Sure. Yes, there are 20 aircraft expected in fiscal year ‘10, one small, eight mediums and 11 large aircraft and as we’ve discussed in the past, all 20 of those slots are designated or reserved for specific customers and known opportunities. So they’re not completely on spec.
On the other hand we’ll have contracts for only four of them. So as Bill mentioned, we’re working vigorously with our customers in order to hold that slot to get them to go ahead and convert the opportunity into a contract, but as we sit here today, there are four out of the 20 under contract.
Let’s talk about Brazil quickly, because it has a big impact on our order book. Right now Petrobras is out for bid for nine to 10 new heavies; new meaning S-92’s or 225’s. Some of those we expect to start operations this summer. We are actively involved in that bid process; we’re going through clarifications now. So Brazil could have a big impact on demand for heavies for us, as well as other Operators.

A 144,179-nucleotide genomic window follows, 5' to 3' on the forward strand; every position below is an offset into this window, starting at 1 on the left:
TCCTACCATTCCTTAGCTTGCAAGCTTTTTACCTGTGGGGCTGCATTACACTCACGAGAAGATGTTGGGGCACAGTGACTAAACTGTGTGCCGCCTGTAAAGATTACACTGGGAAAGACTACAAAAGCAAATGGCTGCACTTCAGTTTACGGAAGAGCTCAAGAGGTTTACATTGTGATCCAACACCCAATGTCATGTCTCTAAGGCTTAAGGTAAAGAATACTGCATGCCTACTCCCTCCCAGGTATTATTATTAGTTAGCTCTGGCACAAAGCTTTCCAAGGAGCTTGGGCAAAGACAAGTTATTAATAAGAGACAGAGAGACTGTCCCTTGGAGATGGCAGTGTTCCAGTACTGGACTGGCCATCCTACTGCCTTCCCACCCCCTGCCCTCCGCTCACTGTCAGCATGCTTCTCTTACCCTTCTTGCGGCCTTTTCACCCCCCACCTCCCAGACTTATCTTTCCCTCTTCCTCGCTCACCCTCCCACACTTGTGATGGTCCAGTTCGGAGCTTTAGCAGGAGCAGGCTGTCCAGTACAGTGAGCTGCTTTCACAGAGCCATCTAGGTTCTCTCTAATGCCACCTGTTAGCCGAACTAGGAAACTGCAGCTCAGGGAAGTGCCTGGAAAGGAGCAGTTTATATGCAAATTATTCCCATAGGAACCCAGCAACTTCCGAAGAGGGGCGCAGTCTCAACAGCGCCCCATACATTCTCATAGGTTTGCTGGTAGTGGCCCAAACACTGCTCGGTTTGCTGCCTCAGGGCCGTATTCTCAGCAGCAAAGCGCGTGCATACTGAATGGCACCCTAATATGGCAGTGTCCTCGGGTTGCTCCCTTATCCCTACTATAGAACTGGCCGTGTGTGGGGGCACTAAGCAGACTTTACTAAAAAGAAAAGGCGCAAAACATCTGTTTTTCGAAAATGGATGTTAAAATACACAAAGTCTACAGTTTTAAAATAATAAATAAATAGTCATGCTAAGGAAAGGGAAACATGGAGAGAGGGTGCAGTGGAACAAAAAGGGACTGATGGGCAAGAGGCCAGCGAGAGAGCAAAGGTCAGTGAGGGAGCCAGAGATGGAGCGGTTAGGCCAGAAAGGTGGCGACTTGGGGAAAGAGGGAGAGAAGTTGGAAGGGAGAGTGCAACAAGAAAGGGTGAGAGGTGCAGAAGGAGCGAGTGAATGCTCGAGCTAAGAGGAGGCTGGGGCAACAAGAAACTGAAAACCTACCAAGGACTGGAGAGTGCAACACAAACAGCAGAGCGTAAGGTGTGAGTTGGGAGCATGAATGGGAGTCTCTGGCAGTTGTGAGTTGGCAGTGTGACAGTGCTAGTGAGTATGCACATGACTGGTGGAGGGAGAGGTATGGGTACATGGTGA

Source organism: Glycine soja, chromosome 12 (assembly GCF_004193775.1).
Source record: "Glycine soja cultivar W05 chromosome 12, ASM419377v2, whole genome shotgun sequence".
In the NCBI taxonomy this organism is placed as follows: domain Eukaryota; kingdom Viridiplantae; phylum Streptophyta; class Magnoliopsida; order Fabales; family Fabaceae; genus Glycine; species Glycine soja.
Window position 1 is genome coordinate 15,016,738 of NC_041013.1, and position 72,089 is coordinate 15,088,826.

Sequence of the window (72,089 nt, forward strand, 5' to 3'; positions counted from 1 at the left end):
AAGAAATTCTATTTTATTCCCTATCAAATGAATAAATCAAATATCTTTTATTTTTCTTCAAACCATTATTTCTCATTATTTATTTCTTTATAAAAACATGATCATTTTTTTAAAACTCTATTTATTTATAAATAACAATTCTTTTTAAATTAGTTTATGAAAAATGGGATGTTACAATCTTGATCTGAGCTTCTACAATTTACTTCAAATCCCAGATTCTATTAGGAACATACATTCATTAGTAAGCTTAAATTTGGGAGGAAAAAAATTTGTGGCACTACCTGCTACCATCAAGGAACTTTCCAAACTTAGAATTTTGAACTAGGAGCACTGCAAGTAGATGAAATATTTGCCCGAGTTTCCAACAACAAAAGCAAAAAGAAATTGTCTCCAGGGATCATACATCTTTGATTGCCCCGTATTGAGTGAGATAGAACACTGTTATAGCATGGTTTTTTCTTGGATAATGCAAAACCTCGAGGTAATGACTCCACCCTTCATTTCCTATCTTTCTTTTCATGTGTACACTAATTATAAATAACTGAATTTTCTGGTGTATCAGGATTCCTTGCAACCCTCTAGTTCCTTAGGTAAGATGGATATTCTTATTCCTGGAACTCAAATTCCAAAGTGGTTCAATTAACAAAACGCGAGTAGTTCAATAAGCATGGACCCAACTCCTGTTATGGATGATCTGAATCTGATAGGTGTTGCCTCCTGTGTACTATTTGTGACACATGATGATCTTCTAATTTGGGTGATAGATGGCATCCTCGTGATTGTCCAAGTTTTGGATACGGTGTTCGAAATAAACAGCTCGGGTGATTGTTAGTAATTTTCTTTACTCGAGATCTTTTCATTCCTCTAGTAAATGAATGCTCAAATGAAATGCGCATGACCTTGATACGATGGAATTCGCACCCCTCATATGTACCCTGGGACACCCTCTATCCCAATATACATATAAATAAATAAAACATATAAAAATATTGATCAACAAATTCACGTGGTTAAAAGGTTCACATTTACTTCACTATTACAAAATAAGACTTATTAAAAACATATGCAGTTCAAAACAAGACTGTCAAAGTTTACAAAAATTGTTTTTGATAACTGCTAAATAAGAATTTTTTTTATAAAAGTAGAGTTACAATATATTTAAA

In addition, Petrobras just issued a tender for 30 medium aircraft of which if I remember, 13 replace existing contracts or rollovers and the balance of 17 are new additional supply required in that market. We are obviously going to participate in that bid and that could as well take up a big chunk of our medium aircraft on order.
Daniel Burke - Johnson Rice
Thanks and then I guess just this one follow, Bill. I appreciate the color on Brazil. Do you anticipate you would be able to put aircraft to work their and fulfill sort of your return on capital employed long term targets?
Yes, we do. We have three on contract there now and three more that we know up to date, three more medium aircraft going in there that are committed on contract. We’re getting our returns that we expect on those contracts and would expect to continue that with these new bids as well.
Your next question comes from Judson Bailey - Jefferies & Co.
Judson Bailey - Jefferies & Co.
First I’d like to echo the earlier comments. Thank you again Perry for the additional disclosure, it’s very much appreciated. My question actually is a follow-up. Would you mind repeating when you went over the West Africa statistics, what percentage of your revenue I believe came from fixed charges and what came from hourly?